WASHINGTON—Sales of newly built homes fell for the third straight month in March, a sign the housing market is struggling to build momentum in the new year.
Purchases of new, single-family homes fell 1.5% from a month earlier to a seasonally adjusted annual rate of 511,000, the Commerce Department said Monday. Economists surveyed by The Wall Street Journal had expected the annual rate of sales to hit 520,000 in March.
The longer-term trend suggests demand, while high relative to recent years, has been slowing. Sales in the first three months of this year were up just 1.3% compared to the same period in 2015. Still, March’s sales pace put the market on track to beat 2015’s total 501,000 new homes, the highest annual level since 2007.
“While new home sales have lost some luster in recent months, we believe they will reaccelerate as we head into spring season,” said Gregory Daco, an economist at Oxford Economics. He cited solid income growth and pent-up demand as “strong fundamentals” supporting the rebound.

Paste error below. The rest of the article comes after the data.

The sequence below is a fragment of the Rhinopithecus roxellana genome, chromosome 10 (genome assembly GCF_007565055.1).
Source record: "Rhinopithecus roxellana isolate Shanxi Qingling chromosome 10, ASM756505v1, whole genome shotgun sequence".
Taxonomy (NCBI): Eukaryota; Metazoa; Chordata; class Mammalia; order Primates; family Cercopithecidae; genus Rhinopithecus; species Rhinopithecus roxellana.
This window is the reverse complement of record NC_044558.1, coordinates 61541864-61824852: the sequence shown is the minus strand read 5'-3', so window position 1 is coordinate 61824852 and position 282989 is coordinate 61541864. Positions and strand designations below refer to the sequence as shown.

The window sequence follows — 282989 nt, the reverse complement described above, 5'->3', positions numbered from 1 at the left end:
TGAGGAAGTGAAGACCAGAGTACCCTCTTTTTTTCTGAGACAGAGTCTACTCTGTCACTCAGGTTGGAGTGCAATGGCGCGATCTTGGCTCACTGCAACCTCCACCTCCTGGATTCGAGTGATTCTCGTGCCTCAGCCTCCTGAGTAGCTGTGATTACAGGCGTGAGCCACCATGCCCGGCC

But two commonly cited factors holding back home sales, a lack of inventory and rising prices, appeared to get some reprieve last month.
Monday’s report showed inventory has expanded to its highest level since September. Based on the current sales pace, it would take 5.8 months to exhaust the supply of newly built homes on the market, up from 5.6 months in the prior month. The total number of new homes for sale at the end of the month was 246,000, the highest figure since September 2009.